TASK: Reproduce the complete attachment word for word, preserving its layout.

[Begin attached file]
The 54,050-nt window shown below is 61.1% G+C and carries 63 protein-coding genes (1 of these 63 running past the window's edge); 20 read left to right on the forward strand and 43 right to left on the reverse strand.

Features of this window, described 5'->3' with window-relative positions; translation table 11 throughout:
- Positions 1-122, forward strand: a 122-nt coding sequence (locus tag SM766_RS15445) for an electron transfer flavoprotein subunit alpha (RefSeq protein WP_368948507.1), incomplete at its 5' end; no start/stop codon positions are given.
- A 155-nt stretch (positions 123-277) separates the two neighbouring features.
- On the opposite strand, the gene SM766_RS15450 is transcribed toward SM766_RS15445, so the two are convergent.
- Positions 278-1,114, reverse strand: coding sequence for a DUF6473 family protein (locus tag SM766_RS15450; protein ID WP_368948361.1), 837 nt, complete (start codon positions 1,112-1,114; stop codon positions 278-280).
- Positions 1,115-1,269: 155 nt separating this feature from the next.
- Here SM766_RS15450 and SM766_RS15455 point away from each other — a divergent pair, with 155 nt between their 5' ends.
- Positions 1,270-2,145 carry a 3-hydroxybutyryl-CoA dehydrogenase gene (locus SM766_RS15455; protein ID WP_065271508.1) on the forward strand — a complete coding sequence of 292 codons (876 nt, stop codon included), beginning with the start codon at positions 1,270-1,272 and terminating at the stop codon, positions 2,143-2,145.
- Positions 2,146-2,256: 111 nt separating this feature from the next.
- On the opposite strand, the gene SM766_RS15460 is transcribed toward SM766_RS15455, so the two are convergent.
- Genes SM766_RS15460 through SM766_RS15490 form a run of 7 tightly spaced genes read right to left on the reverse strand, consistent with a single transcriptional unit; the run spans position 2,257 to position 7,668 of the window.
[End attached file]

The 54,050-nt window shown below is 61.1% G+C and carries 63 protein-coding genes (1 of these 63 running past the window's edge); 20 read left to right on the forward strand and 43 right to left on the reverse strand.

Features of this window, described 5'->3' with window-relative positions; translation table 11 throughout:
- Positions 1-122, forward strand: a 122-nt coding sequence (locus tag SM766_RS15445) for an electron transfer flavoprotein subunit alpha (RefSeq protein WP_368948507.1), incomplete at its 5' end; no start/stop codon positions are given.
- A 155-nt stretch (positions 123-277) separates the two neighbouring features.
- On the opposite strand, the gene SM766_RS15450 is transcribed toward SM766_RS15445, so the two are convergent.
- Positions 278-1,114, reverse strand: coding sequence for a DUF6473 family protein (locus tag SM766_RS15450; protein ID WP_368948361.1), 837 nt, complete (start codon positions 1,112-1,114; stop codon positions 278-280).
- Positions 1,115-1,269: 155 nt separating this feature from the next.
- Here SM766_RS15450 and SM766_RS15455 point away from each other — a divergent pair, with 155 nt between their 5' ends.
- Positions 1,270-2,145 carry a 3-hydroxybutyryl-CoA dehydrogenase gene (locus SM766_RS15455; protein ID WP_065271508.1) on the forward strand — a complete coding sequence of 292 codons (876 nt, stop codon included), beginning with the start codon at positions 1,270-1,272 and terminating at the stop codon, positions 2,143-2,145.
- Positions 2,146-2,256: 111 nt separating this feature from the next.
- On the opposite strand, the gene SM766_RS15460 is transcribed toward SM766_RS15455, so the two are convergent.
- Genes SM766_RS15460 through SM766_RS15490 form a run of 7 tightly spaced genes read right to left on the reverse strand, consistent with a single transcriptional unit; the run spans position 2,257 to position 7,668 of the window.